Violence can be physical, sexual and psychological as well as economic/material or in the form of neglect. Women can be subjected to intimate partner violence that continues into old age, or violence can begin after a new relationship is established.
For others, the violence can surface once the person becomes frail and dependent on others for their daily functioning.
The perpetrator of violence can be an intimate partner, an adult child, other family members, an acquaintance or someone the elderly women trusts. This chapter focuses on how healthcare services can disclose cases where violence is suspected and how these cases should be approached.
It also describes how healthcare professionals can collaborate with other assistance services in providing the victim help. Provided is also a thorough description of what is expected of healthcare professionals in detecting symptoms and signs of abuse and a model on how suspected abuse should be investigated and evaluated.
The model described has three parts that describes the important elements and critical factors needed for evaluating abuse in elderly women that is informative to both the person providing the assistance and assistance services in general.
Women of all ages and social status can be subjected to abuse. Some women are more vulnerable to abuse than others, some due to problematic familial factors, some have failing health or they have another family member who has failing health. Gown-up children with alcohol- or other substance abuse problems can be violent towards their mothers, where this violence can often be financially motivated.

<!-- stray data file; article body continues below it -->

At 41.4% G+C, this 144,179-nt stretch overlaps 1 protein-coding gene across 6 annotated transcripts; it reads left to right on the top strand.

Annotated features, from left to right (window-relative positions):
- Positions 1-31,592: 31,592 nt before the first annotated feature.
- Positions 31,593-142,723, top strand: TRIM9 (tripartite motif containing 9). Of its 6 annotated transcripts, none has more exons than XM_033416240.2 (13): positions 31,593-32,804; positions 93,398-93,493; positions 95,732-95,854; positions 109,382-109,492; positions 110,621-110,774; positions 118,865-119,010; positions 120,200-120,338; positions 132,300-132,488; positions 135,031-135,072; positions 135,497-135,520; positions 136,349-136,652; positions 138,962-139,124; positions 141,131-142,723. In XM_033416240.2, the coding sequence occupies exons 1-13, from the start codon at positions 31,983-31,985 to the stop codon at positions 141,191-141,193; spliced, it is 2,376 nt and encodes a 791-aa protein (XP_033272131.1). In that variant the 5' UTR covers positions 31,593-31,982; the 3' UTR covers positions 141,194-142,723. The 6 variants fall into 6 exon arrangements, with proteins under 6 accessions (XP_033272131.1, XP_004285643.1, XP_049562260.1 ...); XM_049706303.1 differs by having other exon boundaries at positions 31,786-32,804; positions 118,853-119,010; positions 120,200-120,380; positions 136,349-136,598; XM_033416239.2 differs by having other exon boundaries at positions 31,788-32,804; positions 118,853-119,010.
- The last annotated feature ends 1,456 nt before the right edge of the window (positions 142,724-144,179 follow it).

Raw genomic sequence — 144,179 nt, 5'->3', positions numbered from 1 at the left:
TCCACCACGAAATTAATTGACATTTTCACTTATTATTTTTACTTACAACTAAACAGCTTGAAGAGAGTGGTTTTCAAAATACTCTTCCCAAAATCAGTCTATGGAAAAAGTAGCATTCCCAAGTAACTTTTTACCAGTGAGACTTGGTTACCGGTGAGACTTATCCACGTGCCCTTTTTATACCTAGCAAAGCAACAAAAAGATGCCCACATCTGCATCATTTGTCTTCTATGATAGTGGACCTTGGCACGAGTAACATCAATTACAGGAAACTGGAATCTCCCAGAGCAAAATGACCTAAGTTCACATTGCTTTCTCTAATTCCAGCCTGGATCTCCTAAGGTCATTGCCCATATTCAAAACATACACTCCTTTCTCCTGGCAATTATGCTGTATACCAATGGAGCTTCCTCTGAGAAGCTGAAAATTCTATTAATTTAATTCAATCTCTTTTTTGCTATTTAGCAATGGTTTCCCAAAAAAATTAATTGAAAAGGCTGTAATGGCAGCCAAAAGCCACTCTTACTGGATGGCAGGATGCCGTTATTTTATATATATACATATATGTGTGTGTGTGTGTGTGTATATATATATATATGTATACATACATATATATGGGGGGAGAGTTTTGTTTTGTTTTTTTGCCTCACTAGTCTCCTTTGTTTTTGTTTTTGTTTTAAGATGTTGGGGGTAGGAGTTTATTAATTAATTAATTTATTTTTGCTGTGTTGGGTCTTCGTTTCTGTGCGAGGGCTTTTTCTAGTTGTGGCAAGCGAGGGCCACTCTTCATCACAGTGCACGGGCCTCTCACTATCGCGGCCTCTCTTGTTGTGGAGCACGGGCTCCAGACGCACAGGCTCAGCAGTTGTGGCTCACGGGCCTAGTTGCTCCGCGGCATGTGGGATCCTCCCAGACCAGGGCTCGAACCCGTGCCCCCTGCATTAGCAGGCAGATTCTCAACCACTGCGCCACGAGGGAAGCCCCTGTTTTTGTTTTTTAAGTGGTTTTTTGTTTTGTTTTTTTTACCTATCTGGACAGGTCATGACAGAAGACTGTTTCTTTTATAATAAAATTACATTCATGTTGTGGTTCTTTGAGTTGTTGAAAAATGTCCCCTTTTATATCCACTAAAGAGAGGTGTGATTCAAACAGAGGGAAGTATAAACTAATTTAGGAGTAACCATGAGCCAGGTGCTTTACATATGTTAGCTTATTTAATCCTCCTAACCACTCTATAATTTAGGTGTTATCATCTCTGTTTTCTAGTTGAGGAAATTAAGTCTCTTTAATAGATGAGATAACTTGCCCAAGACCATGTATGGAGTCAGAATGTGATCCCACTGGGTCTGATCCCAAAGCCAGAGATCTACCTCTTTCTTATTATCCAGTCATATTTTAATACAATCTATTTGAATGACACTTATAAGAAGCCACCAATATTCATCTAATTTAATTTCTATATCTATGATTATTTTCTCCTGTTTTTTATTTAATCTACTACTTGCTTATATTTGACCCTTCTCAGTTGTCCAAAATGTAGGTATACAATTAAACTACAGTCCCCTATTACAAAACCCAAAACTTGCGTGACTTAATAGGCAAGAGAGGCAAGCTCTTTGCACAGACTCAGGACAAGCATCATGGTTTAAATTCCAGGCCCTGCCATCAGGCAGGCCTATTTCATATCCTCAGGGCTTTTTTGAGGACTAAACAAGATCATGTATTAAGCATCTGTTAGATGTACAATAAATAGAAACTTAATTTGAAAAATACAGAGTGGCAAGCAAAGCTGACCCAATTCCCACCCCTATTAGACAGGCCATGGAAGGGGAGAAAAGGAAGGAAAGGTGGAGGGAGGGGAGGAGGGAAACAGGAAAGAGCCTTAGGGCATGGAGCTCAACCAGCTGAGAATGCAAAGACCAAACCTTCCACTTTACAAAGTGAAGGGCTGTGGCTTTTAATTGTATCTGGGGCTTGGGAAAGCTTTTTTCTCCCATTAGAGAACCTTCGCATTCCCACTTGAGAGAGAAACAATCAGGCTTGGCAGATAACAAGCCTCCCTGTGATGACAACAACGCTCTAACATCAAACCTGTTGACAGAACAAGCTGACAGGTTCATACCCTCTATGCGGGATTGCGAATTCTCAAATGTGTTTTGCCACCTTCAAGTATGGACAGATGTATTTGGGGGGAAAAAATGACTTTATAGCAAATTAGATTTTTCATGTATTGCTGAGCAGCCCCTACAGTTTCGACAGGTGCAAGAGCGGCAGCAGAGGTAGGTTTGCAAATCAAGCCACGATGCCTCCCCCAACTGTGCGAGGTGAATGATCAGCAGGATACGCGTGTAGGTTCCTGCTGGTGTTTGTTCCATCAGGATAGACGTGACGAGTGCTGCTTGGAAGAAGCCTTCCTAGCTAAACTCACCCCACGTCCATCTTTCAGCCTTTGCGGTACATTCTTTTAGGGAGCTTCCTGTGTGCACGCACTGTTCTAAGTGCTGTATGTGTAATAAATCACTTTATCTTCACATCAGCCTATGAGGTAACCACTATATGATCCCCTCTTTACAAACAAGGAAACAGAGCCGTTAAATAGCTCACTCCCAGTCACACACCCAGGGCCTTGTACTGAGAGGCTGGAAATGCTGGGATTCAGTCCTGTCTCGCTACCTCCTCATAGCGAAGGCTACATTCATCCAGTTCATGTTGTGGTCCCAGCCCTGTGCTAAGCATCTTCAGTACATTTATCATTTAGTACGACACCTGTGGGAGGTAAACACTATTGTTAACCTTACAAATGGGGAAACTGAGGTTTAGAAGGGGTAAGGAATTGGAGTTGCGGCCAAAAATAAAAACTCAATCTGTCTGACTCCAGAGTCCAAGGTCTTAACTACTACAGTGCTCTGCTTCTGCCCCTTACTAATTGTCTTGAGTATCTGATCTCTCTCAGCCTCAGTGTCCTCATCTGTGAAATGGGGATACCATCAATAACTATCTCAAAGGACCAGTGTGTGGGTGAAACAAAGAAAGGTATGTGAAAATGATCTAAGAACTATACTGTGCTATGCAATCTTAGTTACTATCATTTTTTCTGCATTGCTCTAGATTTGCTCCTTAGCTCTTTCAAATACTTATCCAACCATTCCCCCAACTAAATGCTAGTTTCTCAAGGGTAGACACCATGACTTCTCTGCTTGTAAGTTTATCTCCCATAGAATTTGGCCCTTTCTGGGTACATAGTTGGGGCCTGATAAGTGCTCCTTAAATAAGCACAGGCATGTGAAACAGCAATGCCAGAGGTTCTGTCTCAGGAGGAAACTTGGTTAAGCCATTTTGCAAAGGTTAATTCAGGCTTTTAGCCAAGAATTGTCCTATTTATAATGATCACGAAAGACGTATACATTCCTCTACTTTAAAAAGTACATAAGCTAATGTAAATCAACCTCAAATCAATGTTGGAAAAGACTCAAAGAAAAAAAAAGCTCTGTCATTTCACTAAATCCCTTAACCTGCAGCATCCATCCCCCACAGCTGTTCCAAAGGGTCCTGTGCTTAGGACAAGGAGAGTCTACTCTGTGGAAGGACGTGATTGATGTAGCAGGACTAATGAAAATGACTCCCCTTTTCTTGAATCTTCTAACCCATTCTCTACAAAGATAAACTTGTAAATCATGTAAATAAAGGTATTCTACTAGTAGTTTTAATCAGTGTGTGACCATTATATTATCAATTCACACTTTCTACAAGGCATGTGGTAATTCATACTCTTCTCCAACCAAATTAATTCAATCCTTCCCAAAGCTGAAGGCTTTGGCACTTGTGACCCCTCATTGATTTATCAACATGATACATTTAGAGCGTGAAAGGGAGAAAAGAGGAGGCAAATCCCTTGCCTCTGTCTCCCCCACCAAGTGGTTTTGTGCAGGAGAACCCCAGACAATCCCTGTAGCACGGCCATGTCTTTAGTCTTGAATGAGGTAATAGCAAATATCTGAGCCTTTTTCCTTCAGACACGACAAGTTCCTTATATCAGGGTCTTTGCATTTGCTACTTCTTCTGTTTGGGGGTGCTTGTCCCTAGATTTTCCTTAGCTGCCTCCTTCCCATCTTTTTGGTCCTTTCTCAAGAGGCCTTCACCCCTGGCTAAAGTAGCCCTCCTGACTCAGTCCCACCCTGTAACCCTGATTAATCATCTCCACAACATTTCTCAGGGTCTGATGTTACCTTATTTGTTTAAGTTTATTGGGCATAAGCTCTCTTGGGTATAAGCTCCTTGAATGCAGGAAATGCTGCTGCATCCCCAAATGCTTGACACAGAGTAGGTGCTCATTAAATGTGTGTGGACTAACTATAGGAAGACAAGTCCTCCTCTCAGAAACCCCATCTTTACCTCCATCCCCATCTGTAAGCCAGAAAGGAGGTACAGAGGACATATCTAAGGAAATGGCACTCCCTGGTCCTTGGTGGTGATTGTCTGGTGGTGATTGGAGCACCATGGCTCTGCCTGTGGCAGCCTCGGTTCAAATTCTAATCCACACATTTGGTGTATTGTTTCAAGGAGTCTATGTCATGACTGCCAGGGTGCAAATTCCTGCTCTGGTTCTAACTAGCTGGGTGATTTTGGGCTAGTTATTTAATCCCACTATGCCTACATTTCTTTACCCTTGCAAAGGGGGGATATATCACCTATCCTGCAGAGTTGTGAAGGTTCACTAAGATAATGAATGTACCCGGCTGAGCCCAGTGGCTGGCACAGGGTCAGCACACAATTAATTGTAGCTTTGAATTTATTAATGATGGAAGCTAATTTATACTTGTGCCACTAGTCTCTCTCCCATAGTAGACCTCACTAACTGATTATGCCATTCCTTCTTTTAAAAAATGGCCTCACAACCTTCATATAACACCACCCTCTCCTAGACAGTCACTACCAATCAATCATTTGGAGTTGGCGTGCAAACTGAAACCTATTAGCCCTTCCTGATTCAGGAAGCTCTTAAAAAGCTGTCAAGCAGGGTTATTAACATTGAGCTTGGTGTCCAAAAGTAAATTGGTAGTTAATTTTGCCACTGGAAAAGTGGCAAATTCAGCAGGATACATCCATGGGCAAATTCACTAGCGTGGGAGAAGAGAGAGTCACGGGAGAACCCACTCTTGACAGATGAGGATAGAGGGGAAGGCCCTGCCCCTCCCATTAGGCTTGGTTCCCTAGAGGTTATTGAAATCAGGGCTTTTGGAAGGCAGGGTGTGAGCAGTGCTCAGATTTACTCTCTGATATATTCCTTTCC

Elderly women can also be subjected to abuse at nursing homes by their caretakers, or be subjected to abuse by family members or others. No matter where the violence takes place, any form of violence is a threat to an individual’s health and quality of life. This not only holds true for physical and sexual violence, but is also true for psychological and material violence.
Out of the explanatory models on “elder violence” the ecological or holistic model is often emphasized. This model illustrates the complexity of this issue and how the many different factors work at different levels that can determine whether or not an elderly person is subjected to abuse. The assistance offered to the victim and the perpetrator of abuse depends on which type of abuse has occurred and the individual needs of those involved.
The Crisis Shelters and Protective Services for the Elderly are often central in providing assistance when this type of abuse occurs. In closing this chapter highlights that elder abuse is a subject that is under communicated in Norway, the need for more research-based knowledge on this subject, more awareness on a national and local government level in order to prevent elder abuse.